I am grateful to the hon. Lady for her questions. As she mentions, I have written to her on the subject of the ministerial list to say that it will be available as soon as possible.
On the rise of the House in July, now that I am apprised of the fact that the hon. Lady needs time for her jury service—I would not dream of delaying that unduly—I will absolutely seek to ensure that we give the matter consideration and inform the House as soon as we possibly can.
The hon. Lady asks about the motions concerning the restoration and renewal of the Palace. As I said last week—I think she agrees—we want the House to be able to take a decision. I wanted to see what sort of amendments were tabled. I think that I made it clear last week that we needed some sensible alternatives for the House to discuss, and some very sensible amendments have been tabled. I commit to undertaking to ensure that they are included in the options available to the House. Nevertheless, the important point is that the House can make an informed decision next week.
The hon. Lady asks about the Swansea Bay lagoon. As we have discussed several times in the Chamber, the project is extremely expensive compared with other forms of renewable energy. It requires a careful decision, and I know that it is still under consideration. On the subject of fracking, it is clear that natural gas provided by fracking, with some of the world’s strongest and most careful regulation, is a way forward for the United Kingdom as we move towards zero-carbon targets for our electricity generation. From where we are today, we cannot simply get rid of coal from the system—we hope to do that by 2025—and move straight to lower carbon forms of energy generation. Gas will continue to be an important part of our transition towards a low-carbon future, and natural gas from fracking is one option that is open to the United Kingdom.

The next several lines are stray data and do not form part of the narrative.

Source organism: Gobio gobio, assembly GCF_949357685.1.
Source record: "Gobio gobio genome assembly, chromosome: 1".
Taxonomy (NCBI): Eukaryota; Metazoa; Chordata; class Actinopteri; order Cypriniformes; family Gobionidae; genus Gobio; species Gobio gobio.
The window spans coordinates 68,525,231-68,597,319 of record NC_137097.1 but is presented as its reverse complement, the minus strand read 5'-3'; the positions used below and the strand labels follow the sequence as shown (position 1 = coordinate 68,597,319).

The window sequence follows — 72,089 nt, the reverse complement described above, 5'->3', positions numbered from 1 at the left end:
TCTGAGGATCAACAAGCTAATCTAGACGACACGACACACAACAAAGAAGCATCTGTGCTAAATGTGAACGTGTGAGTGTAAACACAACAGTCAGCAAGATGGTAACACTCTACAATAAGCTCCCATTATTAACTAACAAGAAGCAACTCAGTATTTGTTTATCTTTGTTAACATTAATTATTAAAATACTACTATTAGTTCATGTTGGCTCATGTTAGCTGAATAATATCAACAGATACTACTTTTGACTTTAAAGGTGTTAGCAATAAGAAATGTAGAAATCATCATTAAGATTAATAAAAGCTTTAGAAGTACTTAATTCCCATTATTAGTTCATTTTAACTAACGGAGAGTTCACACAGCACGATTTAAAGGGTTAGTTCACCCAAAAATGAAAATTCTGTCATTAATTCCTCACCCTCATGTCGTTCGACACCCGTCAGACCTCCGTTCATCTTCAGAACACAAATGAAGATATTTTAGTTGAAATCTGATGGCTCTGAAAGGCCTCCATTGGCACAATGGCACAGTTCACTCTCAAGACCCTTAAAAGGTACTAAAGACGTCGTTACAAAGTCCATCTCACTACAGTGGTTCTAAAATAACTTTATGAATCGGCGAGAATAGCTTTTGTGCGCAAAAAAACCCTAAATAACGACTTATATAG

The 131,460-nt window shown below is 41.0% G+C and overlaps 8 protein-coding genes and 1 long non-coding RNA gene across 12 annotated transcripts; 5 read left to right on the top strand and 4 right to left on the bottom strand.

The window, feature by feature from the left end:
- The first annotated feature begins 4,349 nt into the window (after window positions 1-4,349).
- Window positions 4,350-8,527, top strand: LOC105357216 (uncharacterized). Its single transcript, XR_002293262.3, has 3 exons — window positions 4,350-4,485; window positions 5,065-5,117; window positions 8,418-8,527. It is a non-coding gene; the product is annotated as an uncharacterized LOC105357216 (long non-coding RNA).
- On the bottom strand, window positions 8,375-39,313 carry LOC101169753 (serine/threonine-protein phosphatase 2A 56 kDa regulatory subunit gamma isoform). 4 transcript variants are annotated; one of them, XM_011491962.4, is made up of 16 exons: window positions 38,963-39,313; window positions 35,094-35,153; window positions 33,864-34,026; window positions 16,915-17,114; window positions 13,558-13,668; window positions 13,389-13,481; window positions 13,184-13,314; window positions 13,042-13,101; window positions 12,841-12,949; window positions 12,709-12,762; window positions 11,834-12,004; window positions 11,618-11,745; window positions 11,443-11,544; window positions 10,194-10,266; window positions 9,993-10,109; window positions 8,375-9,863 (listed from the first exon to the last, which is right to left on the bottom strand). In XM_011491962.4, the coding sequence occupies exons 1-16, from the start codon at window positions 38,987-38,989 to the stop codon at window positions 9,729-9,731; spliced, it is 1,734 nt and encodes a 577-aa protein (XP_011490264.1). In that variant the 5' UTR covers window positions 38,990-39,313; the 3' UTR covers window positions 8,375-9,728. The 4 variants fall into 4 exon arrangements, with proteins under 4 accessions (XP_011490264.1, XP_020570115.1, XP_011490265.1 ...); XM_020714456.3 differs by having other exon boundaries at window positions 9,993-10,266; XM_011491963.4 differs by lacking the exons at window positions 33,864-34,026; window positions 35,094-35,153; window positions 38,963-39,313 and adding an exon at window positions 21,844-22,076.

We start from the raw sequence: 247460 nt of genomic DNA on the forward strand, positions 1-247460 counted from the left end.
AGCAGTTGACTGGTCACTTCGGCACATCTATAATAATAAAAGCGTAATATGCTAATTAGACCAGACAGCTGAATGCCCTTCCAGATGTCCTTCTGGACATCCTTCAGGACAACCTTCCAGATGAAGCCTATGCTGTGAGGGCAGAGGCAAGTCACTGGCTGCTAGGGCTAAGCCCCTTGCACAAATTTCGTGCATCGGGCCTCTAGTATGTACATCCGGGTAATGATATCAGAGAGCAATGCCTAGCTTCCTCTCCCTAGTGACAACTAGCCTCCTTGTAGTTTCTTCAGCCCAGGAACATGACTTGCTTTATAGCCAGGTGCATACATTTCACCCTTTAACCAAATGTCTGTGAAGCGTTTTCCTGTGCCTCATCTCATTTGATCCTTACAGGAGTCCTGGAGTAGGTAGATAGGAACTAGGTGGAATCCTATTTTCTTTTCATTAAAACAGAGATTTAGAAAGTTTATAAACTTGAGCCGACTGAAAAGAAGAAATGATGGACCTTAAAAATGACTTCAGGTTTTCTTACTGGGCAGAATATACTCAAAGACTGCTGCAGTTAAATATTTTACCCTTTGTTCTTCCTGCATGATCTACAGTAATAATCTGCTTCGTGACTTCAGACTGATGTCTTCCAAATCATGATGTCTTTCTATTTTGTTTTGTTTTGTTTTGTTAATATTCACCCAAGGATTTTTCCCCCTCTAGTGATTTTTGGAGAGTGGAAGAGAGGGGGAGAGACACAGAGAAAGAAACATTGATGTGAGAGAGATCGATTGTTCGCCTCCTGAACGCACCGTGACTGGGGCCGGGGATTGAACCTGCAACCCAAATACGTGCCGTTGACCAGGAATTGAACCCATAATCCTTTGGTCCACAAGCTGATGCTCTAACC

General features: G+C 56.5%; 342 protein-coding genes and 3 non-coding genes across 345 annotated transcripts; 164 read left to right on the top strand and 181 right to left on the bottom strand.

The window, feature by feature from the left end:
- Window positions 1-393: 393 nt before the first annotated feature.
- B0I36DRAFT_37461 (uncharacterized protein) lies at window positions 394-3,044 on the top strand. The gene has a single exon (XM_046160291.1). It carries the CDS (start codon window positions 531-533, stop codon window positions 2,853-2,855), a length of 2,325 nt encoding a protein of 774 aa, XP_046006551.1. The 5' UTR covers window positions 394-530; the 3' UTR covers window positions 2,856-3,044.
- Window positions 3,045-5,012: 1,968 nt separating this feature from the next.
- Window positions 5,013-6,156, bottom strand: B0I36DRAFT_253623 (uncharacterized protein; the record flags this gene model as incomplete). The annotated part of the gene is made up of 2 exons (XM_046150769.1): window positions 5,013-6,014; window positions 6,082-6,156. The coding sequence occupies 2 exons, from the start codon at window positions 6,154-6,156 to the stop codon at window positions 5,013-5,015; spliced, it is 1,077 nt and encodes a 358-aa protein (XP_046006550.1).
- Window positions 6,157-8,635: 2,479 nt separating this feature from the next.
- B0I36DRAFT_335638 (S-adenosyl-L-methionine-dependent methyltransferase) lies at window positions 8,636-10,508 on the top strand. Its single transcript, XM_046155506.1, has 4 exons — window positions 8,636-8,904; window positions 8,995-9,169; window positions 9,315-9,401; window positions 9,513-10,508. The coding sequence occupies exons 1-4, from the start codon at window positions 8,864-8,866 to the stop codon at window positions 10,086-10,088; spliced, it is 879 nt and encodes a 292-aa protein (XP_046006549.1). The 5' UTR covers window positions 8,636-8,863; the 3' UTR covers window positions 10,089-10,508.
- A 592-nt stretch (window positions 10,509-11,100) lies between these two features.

The hon. Lady raises the issue of teacher applications. There are 15,500 more teachers in our classrooms than there were in 2010. The number of teachers returning to the classroom has increased by 8% since 2010, which is good news. Experienced teachers who have taken career breaks are coming back into the classroom, and, vitally, there are more teachers with first-class degrees—highly qualified teachers who can impart information to our young people.
I share the hon. Lady’s disgust at what happened at the Presidents Club. There is absolutely no place for that type of activity. A men-only club effectively abusing young women, as reported in this story, is absolutely unacceptable. As she will be aware from the urgent question rightly asked yesterday, the question when we will introduce sex and relationship education in schools is still subject to consultation with young people themselves. It is vital that we do not guess what they want to learn about but ask them themselves, which is why we need to take the time to consult.
On Carillion, I can assure the House that its request will absolutely be upheld and the documents made available, but as the hon. Lady will know, the Public Accounts Commission already has the means to ask to be provided with such documents.
Finally, I completely share the hon. Lady’s desire to reflect the importance of human rights in everything we do—in remembering not just the appalling actions during the holocaust but the appalling civil wars and problems in our own lifetimes. Human rights must be upheld.